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Possible poisoned letter sent to senator

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A suspicious letter sent to the office of a Mississippi senator Tuesday tested positive for a deadly poison, The Wall Street Journal said.

The letter was addressed to Senator Roger Wicker's office, but was intercepted before reaching Capitol Hill, ABC News and The Wall Street Journal said. The letter had no return address but was postmarked from Memphis, Tenn., said ABC News.

After the letter was screened at a senate mail facility in Maryland, it was flagged for possibly containing poison, The Wall Street Journal said. The preliminary test for ricin came back positive, ABC News said.

A spokesperson for the Capitol Police told The Wall Street Journal that the envelope contained a "white granular substance." Mail to the senate has been suspended, ABC News said.

The substance was sent to the lab and final results will be available within 24 to 48 hours, The Wall Street Journal said.

Authorities told ABC News and The Wall Street Journal an individual who frequently sends letters to members of Congress is being questioned.

Algae leads to manatee deaths in Florida

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The bloom of toxic red algae has killed 241 of Florida's endangered manatees, The Columbus Dispatch said.

The death toll this year already exceeds the previous annual record of 151, The New York Times said. The number of deaths is expected to rise because the deadly toxins from the algae has already contaminated the sea grass that the manatees eat, The Columbus Dispatch said.

The Red Tide algae appeared last year on Florida's west coast, the home to an estimated 5,000 manatees, The Columbus Dispatch said.

The toxins are usually inhaled by the manatees when they come up for air, which can lead to seizures or paralysis, causing them to drown, The Columbus Dispatch said.

Sometimes the algae can grow out of control causing the water to to red and producing a large amount of toxins, The Columbus Dispatch said. Even residents and tourists can have respiratory problems if they breath the toxins in after being on beaches near red tide algae, The New York Times said.

Dental patients in Tulsa and Owasso waited in line at a health clinic Saturday after possible exposure to HIV and hepatitis, USA Today said.

Letters to 7,000 patients of Dr. W. Scott Harrington, an oral surgeon in Tulsa, were sent out advising them to get checked for HIV and hepatitis due to possible exposure from unsanitary practices, USA Today said.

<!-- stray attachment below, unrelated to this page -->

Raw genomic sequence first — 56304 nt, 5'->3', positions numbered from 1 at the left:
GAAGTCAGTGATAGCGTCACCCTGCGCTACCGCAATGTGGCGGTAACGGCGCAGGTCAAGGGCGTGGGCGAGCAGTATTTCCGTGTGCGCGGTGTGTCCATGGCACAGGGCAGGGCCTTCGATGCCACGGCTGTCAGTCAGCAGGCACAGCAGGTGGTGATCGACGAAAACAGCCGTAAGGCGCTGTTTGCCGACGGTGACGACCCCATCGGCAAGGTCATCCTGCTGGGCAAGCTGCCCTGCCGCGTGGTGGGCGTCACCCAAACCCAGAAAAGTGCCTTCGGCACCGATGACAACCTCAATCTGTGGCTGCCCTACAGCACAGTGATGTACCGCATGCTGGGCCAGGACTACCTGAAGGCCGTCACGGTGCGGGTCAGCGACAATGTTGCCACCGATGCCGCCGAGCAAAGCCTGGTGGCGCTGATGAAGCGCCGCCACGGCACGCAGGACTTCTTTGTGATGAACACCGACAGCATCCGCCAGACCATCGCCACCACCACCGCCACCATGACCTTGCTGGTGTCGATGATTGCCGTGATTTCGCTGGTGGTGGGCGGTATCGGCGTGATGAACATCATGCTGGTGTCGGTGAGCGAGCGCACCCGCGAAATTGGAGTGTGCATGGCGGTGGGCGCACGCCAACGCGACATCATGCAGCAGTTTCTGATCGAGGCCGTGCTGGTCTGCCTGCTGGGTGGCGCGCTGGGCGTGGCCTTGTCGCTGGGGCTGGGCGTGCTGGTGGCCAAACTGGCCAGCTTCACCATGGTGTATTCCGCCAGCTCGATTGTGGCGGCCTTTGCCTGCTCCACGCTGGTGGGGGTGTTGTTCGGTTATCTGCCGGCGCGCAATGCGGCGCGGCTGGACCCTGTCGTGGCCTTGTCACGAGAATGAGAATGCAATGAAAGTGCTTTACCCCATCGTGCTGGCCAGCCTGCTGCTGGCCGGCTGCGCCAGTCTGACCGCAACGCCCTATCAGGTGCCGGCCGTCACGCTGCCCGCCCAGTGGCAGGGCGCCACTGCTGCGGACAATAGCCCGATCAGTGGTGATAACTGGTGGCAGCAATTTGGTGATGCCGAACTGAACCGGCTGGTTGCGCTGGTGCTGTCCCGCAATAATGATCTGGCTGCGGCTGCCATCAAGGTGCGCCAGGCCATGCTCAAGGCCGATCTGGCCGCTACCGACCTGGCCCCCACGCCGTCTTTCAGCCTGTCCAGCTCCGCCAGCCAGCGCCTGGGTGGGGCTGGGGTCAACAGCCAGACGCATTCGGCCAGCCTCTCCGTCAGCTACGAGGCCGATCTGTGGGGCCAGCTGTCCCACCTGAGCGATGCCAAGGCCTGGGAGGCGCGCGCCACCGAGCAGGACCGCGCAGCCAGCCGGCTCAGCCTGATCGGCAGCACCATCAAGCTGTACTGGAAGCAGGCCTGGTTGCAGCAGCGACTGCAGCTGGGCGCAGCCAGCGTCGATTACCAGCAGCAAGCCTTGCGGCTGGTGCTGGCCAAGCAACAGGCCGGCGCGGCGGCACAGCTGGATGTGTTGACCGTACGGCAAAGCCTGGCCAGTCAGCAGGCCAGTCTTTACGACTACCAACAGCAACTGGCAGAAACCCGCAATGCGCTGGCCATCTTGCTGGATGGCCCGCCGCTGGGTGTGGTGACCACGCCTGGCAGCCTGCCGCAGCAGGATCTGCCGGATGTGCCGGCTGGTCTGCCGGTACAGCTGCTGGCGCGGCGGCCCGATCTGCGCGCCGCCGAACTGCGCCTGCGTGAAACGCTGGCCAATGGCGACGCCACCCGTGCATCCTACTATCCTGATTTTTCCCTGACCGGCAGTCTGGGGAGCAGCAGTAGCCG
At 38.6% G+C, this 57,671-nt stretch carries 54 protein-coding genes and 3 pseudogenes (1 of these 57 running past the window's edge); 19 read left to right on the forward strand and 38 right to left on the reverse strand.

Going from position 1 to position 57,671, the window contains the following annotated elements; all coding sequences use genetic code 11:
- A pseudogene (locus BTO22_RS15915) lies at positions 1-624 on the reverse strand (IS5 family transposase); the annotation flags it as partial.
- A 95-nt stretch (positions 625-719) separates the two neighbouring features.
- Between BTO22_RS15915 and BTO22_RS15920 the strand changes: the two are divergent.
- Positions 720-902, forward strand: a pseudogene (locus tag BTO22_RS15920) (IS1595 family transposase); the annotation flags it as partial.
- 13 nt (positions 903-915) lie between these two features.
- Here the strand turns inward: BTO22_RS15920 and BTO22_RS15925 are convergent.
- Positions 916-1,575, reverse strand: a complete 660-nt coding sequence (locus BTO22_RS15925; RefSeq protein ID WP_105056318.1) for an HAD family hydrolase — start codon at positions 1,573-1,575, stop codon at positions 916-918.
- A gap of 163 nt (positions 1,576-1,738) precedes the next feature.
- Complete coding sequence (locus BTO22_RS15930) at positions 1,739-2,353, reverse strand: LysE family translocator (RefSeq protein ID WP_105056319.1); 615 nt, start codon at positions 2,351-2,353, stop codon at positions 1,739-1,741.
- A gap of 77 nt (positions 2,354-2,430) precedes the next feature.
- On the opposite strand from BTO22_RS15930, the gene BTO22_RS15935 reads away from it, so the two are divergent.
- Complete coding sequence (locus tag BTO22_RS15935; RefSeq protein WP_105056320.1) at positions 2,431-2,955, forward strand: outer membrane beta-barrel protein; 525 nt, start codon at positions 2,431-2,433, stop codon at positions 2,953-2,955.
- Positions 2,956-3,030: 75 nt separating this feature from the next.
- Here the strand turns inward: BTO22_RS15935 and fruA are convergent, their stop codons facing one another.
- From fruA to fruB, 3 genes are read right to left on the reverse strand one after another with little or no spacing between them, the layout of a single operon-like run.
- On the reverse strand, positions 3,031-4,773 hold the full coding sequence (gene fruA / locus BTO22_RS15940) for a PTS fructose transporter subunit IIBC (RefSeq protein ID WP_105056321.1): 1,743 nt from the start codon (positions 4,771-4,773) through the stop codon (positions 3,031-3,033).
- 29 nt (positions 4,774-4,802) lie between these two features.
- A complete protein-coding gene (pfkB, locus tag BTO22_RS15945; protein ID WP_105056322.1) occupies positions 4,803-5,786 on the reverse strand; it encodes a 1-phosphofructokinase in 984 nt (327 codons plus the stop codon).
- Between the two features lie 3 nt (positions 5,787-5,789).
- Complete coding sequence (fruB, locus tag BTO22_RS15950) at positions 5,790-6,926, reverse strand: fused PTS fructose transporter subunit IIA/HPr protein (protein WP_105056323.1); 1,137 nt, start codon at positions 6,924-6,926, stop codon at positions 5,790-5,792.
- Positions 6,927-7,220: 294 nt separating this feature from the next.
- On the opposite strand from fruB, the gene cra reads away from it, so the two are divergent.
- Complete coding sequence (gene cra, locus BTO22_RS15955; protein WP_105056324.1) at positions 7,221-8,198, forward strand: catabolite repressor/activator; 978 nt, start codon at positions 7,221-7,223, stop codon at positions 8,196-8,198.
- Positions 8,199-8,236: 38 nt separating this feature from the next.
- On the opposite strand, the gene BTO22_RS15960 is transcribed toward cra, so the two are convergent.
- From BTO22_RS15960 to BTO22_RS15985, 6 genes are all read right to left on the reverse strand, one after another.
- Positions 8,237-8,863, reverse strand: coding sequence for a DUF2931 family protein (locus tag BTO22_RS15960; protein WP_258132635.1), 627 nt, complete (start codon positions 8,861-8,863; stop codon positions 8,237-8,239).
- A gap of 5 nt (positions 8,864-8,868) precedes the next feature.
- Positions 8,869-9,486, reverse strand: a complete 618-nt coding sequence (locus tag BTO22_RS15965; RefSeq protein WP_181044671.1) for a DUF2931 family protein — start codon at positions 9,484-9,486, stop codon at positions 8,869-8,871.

The North Regional Health and Wellness Center tested for HIV and hepatitis B and C. 420 people were tested Saturday, and should receive their results within two weeks, CNN and USA Today said.

The state dentistry board filed a 17-count complaint against Dr. Harrington with a pending license revocation hearing. The board found reused needles, expired drugs, rusty instruments, improper use of instuments and dentist assistants administering sedatives to patients, USA Today said.

The dentistry board started its inspection after one of Harrington's patient tested positive for hepatitis C, CNN said.

Unlike other states who conduct random inspections of dentist offices, Oklahoma inspects only after a complaint is filed, CNN said.

Oberlin College in Ohio cancelled classes Monday after another hate-related incident disrupted the campus, the Star Tribune said.

The latest of a month-long series of hate-related crimes occurred after midnight Sunday when someone reported seeing a person dressed in a white robe and hood near the Afrikan Heritage House, The New York Times said.

Oberlin College, known for its strong prevalence of liberalism, convened for a campus wide meeting. President Marvin Krislov apologized to students who felt threatened by the incidents, The New York Times said. The meeting was also intended to inform students about groups that have been formed to put an end to these incidents, the Star Tribune said.

Some students at the meeting spoke out saying the administration was not doing enough to create a "safe and inclusive" environment, and only took action when urged by student activists, The New York Times said. However, many students praised the administration for the decision to hold the meeting, The New York Times said.

In the last month, racist, anti-Semitic and anti-gay messages have been found around campus, the Star Tribune said. Some of the incidents include slurs written on Black History Month posters and swastika drawings and "whites only" written above drinking fountains, The New York Times said.

It's not clear if the people involved in these incidents are students or from off-campus, the New York Times said.

A pregnant Brooklyn woman and her husband died Sunday after the livery cab they were riding in was hit by another vehicle, however their unborn child survived, the Las Vegas Sun said.

Their baby boy was delivered prematurely after his mother's death, and survived, The New York Times said.

Nachman and Raizy Glauber, both 21, and their driver were struck by a BMW in the Williamsburg neighborhood in Brooklyn on their way to the hospital because Raizy Glauber was not feeling well, the Las Vegas Sun said. The driver and a passenger of the BMW fled the scene, and have not been found, The New York Times said.